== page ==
Water lily. Growing this beautiful and long-lasting flower

The water lily, also called calla lilies, are one of the most famous flowers in bouquets and ornamental plants, for their delicate flower. This toxic plant native to southern Africa is tremendously decorative. We tell you the secrets of their care.

ORIGIN AND CURRENT DISTRIBUTION OF THE WATER LILY

The water lilies whose scientific name is Zantedeschia aethiopica belong to a very small genus of plants of only 8 accepted species. Although there are more names, they are synonymous with these 8.

Specifically, the water lily is found today as an ornamental plant for the width and length of the planet, but its distribution in the natural environment is a very different story. According to data from GBIF.org, this species is native to South Africa, more specifically in Mozambique and surrounding areas, where it is evident that it is in a natural state, but today it is widely distributed throughout Europe, the west coast of the American continent, Central America Australia and New Zealand mainly. In Spain its presence is quite high throughout the peninsula in the coastal areas always .

Calla lily or water lily distribution map. Extracted from GBIF.org

Historically they have been known for a long time because they already appear in Greek mythology linked to Venus , goddess of love, beauty and fertility, and also to the goddess Hera , wife of Zeus and goddess of marriage. Of course, the association to the love ties of the water lily is patent in Classical Greece and has survived to this day because you will see this flower in numerous flower arrangements at weddings .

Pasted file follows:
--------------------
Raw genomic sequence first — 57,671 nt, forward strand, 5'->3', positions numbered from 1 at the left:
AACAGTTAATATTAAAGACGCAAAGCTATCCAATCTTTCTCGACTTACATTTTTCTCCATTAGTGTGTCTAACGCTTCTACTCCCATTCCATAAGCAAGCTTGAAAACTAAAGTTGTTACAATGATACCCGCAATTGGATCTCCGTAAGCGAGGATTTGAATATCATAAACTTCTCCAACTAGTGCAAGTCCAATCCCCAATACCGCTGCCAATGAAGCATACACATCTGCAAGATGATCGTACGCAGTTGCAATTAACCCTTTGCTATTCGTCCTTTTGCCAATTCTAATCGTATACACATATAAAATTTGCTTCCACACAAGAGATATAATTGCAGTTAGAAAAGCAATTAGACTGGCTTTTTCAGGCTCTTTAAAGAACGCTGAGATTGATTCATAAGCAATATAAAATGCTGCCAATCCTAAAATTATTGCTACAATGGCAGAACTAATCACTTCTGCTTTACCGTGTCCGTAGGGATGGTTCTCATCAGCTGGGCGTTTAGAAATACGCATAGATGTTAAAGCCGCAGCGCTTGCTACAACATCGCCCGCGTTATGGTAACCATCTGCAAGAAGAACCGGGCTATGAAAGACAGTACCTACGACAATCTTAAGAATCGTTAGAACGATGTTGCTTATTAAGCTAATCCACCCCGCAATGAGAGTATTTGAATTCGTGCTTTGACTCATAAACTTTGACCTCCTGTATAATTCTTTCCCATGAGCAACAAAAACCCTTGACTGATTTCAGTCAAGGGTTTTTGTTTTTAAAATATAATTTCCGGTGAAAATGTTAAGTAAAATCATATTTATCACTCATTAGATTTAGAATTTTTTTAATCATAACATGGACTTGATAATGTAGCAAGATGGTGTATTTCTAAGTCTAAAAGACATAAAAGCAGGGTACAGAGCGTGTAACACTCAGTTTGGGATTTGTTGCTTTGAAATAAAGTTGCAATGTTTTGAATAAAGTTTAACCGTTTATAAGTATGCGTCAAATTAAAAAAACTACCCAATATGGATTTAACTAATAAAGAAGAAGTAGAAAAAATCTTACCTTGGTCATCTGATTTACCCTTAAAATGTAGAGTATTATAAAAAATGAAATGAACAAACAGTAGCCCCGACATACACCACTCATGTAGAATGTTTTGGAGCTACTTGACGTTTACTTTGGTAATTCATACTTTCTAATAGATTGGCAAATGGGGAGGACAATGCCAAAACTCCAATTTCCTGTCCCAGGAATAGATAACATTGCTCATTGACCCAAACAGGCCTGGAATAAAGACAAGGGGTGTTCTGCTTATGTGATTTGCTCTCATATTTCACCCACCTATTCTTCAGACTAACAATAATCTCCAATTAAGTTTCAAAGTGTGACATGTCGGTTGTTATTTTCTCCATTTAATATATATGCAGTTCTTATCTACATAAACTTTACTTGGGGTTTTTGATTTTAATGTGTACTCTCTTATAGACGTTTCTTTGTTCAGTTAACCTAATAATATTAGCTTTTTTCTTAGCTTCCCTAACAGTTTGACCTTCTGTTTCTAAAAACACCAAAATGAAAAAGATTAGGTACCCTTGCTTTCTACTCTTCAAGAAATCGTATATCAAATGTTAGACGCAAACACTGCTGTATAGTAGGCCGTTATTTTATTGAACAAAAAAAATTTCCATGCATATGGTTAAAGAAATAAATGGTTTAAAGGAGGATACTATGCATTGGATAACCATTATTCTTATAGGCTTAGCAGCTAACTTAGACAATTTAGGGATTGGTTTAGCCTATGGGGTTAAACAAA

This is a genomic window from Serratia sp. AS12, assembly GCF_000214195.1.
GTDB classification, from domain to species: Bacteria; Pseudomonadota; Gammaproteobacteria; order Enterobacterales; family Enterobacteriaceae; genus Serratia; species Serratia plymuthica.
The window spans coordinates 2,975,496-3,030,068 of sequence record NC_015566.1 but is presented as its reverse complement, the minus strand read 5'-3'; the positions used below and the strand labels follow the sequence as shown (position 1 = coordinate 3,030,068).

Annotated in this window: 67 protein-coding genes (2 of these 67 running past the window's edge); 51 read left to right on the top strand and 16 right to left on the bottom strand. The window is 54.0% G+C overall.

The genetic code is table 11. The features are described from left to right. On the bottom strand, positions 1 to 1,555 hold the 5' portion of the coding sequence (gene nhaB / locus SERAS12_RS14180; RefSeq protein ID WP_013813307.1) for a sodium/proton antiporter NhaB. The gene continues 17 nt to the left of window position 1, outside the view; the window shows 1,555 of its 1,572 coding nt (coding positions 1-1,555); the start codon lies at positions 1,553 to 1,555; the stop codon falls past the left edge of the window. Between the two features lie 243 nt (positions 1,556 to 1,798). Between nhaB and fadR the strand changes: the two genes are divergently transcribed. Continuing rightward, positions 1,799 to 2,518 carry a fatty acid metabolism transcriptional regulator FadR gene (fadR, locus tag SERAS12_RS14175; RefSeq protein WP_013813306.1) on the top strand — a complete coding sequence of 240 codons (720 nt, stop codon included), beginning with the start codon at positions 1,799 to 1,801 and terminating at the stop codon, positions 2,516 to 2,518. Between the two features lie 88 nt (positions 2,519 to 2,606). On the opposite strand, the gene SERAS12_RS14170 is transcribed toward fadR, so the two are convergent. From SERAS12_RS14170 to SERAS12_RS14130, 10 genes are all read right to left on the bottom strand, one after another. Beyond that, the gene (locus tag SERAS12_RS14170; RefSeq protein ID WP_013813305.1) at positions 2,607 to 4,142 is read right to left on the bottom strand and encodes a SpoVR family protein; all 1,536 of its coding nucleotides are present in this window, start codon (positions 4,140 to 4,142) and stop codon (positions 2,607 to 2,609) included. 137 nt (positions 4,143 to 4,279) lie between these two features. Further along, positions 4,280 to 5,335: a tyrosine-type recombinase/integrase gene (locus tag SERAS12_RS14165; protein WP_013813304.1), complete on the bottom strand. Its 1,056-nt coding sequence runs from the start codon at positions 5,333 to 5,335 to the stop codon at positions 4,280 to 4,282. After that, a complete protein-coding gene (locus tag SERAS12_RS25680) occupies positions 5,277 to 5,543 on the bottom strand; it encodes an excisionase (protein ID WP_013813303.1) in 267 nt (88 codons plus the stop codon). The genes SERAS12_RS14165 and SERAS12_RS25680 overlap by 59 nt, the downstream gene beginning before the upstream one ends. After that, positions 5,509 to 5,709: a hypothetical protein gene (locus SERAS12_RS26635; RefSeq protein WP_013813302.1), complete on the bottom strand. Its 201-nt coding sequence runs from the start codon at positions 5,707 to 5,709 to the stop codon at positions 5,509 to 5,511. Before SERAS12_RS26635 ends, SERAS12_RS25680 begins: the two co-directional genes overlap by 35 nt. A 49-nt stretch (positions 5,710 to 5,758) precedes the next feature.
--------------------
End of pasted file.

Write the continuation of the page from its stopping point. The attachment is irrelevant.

In Europe they were introduced many centuries ago. The first written reference to this plant dates from 1664 in the Royal Garden of Paris, but it could have been well before its introduction on the continent.

THE MISNAMED WATER LILY IS NOT A LILY

This is something important that you should know.  The water lily is not a lily , and although they are rhizomatous like some lilies , the taxonomic relationship is null since they do not belong to the same family.

ARE WATER LILIES WHITE? NOT ALWAYS…

Usually they are white or cream colored, although pink varieties or even an almost maroon purple, intense burgundy color, and even orange and yellow varieties are becoming very popular , which almost damage the sight! They have very vivid colors.

It is very popular because the flower’s own fabric is thick with a really soft texture that lasts a long time as a cut flower . They are very resistant and also have a very pleasant, sweet and very delicate aroma.

Pink calla lily or water lily. Photo by Dave Shafer

The plant has large, dark green, low-growing leaves, ideal for indoors, which is why it has become truly popular.